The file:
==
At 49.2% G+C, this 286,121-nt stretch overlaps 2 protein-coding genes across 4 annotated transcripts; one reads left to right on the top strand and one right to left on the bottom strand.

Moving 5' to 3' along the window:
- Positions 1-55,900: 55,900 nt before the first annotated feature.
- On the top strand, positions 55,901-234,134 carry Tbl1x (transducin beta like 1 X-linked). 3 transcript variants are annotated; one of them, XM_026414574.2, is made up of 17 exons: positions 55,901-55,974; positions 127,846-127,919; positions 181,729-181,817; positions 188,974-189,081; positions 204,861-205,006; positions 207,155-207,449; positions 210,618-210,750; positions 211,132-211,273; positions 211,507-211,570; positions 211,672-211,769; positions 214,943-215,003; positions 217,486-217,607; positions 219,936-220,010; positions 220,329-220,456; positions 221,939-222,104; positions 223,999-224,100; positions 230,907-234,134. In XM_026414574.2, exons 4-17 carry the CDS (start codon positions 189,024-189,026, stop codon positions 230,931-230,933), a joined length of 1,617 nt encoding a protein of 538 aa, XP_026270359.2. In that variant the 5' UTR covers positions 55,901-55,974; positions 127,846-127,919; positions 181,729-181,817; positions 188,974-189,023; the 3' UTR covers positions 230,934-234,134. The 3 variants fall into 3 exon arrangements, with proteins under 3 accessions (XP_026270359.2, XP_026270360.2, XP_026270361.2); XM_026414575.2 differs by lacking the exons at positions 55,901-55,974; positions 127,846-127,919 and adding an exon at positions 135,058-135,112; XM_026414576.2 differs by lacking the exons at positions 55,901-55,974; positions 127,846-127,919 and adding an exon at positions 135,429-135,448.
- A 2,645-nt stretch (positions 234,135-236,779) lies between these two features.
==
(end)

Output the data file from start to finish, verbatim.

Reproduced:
At 49.2% G+C, this 286,121-nt stretch overlaps 2 protein-coding genes across 4 annotated transcripts; one reads left to right on the top strand and one right to left on the bottom strand.

Moving 5' to 3' along the window:
- Positions 1-55,900: 55,900 nt before the first annotated feature.
- On the top strand, positions 55,901-234,134 carry Tbl1x (transducin beta like 1 X-linked). 3 transcript variants are annotated; one of them, XM_026414574.2, is made up of 17 exons: positions 55,901-55,974; positions 127,846-127,919; positions 181,729-181,817; positions 188,974-189,081; positions 204,861-205,006; positions 207,155-207,449; positions 210,618-210,750; positions 211,132-211,273; positions 211,507-211,570; positions 211,672-211,769; positions 214,943-215,003; positions 217,486-217,607; positions 219,936-220,010; positions 220,329-220,456; positions 221,939-222,104; positions 223,999-224,100; positions 230,907-234,134. In XM_026414574.2, exons 4-17 carry the CDS (start codon positions 189,024-189,026, stop codon positions 230,931-230,933), a joined length of 1,617 nt encoding a protein of 538 aa, XP_026270359.2. In that variant the 5' UTR covers positions 55,901-55,974; positions 127,846-127,919; positions 181,729-181,817; positions 188,974-189,023; the 3' UTR covers positions 230,934-234,134. The 3 variants fall into 3 exon arrangements, with proteins under 3 accessions (XP_026270359.2, XP_026270360.2, XP_026270361.2); XM_026414575.2 differs by lacking the exons at positions 55,901-55,974; positions 127,846-127,919 and adding an exon at positions 135,058-135,112; XM_026414576.2 differs by lacking the exons at positions 55,901-55,974; positions 127,846-127,919 and adding an exon at positions 135,429-135,448.
- A 2,645-nt stretch (positions 234,135-236,779) lies between these two features.